Having said that, I reiterate that mere rhetoric and posturing of this sort is not going to get us anywhere either. The problem of the widening disparity is very real and needs addressing without any further delay. Attack the cause. Go back to the drawing board. Revamp primary and secondary education and make sure it is available to everyone across caste and class boundaries. Spend taxpayers' money on that. I can bet my bottom dollar they would prefer that to the opportunity costs they incur. It's too idealistic, but it can be done. By ensuring that everyone gets equivalent levels of preliminary education, help create a situation where you take out the argument that justifies reservation in institutes of higher learning. It will take time, but show me a better way that preserves the virtues of meritocracy without depriving the different strata of society of the benefits of a free market society and I'll accept that without complaint.

Saturday, April 08, 2006

Morals, anyone?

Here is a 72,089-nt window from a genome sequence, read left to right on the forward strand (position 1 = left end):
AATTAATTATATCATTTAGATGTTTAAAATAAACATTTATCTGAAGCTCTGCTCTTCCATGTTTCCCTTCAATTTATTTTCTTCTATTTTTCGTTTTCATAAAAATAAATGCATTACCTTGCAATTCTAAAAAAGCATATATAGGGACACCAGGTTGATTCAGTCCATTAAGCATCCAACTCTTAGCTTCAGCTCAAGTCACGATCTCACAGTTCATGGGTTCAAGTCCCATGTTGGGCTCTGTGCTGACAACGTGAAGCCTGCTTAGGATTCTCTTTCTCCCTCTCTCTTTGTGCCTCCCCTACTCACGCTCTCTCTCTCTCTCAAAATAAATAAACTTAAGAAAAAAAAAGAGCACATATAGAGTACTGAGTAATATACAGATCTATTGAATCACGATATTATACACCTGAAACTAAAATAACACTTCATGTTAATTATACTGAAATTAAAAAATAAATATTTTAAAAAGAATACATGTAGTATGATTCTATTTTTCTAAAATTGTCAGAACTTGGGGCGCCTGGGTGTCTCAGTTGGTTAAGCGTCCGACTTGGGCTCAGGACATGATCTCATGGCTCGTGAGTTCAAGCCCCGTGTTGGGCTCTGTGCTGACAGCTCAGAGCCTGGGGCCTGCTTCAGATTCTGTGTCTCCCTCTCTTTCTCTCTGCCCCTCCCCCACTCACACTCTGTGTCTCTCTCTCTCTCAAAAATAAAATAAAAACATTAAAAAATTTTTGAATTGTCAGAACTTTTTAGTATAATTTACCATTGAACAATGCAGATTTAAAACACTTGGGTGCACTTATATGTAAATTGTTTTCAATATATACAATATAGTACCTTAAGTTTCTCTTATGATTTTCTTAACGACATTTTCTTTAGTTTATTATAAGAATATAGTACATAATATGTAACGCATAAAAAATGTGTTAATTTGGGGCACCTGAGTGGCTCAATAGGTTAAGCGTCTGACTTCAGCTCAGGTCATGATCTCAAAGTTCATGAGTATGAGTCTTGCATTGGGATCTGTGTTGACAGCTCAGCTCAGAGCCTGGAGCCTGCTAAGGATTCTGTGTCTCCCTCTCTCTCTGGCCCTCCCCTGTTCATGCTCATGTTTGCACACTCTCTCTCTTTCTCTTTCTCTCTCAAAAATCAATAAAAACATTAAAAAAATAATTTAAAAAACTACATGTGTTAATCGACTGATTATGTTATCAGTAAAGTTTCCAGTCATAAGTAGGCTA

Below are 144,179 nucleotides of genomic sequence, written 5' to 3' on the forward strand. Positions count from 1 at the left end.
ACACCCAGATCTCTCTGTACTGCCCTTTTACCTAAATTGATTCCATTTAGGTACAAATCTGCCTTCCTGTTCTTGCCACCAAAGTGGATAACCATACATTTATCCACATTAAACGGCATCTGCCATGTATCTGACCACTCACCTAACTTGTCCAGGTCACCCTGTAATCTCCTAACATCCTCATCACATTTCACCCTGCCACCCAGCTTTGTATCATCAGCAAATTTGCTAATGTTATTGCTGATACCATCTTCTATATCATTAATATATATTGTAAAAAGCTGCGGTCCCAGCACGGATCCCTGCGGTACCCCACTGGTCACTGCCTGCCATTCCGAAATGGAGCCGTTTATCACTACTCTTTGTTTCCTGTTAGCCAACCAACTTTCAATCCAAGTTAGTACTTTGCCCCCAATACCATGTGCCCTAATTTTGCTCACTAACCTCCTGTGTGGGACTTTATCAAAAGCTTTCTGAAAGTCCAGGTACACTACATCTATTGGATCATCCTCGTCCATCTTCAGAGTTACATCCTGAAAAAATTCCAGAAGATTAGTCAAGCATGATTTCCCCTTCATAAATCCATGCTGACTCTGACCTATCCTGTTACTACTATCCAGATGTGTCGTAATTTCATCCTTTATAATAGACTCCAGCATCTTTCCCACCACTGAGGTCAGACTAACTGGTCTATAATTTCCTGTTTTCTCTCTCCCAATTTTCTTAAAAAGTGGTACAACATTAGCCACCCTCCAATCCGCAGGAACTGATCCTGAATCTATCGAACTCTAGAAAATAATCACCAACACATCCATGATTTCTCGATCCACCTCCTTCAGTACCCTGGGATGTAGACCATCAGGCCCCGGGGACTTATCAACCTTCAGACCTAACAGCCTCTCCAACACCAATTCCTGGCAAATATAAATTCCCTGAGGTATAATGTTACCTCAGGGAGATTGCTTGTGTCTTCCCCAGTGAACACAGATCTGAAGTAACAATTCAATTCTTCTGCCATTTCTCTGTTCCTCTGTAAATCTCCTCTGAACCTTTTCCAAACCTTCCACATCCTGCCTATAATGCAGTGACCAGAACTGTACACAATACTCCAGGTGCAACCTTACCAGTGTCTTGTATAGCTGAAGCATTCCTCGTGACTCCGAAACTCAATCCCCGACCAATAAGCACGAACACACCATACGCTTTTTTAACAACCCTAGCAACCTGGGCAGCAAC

I am back again then. Not really in a better place in life, as I had hoped when I went off the blog. But I figured if I waited for that to happen, I might as well give up blogging for good. In the last few months, we've had countless coffees, endless hours in the lab, a few semi-succesful attempts at publishing some research and more abortive attempts at doing SOME work that's worth more than piss. Cigarettes on the working days and booze on Friday nights have been kind and faithful companions. The cigarettes especially are about the only thing keeping me sane at the moment; I am going through them like Warney through the Poms. Add some more things I don't find suitable for mention on the blog, and the darkness is complete. Yet strangely, I don't feel as unhappy as I should be. Scary, but at the same time liberating. Liberating, because it's allowed me a chance to indulge myself in debate over one of my favorite topics. Morality. What constitutes morals? Something religion teaches us? Or our parents? Or grandparents, maybe? What if, you, like me, are not a follower of organized religion? What if you question some of the morals that were inculcated in you as a child? It isn't enough to say that your parents, being experienced people, could tell right from wrong, and tried to pass that sense of judgement to you. I am older than my Mum was when she had me, and I sure can't always tell right from wrong. What your parents did pass on to you was less their experience and more the things their parents taught them. Is that how it is always going to be? Turning morals into this inscrutable, immovable rock that doesn't change with time? For e.g., in Indian society and also in some religions, pre-marital sex is considered immoral. I am yet to understand the reason for this. What dictates this morality? And why are we bound to follow it in that if we don't we are branded immoral? Is there no room for relativsm? I get frustrated when I hear this whole virginity thing touted as one of the cornerstones of Indian morality. Who the f**k gave you that right? To make a virtue out a necessity imposed by our society? Chicken and egg, really, chicken and egg. Take it to another extreme. Almost everyone agrees that prostitution is wrong. When I am asked if I would get a hooker when I go to Montreal or Amsterdam, the first natural answer is always a resounding no. But why? No one ever told me why it was wrong. But I've been brought up to believe it as an absolute truth. What if I said, and I am purely hypothesizing, that there is a possibility that the frequency of sexual crimes, big and small, (if there is such a thing as a small sexual crime) could be cut down if people could buy sex and power for the time they could afford instead of forcing it down some poor woman? Again, in a purely hypothetical scenario, if that is indeed true, would that make prostitution moral? On a personal note, no, I fail to see the bad part of premarital or even casual sex. On the prostitution issue, no,I wouldn't pay for sex because my morality still stands divided on the issue, so I would much rather be a confirmist in that regard. It would be interesting to hear from you ( Sandipan especially) your take on the matter.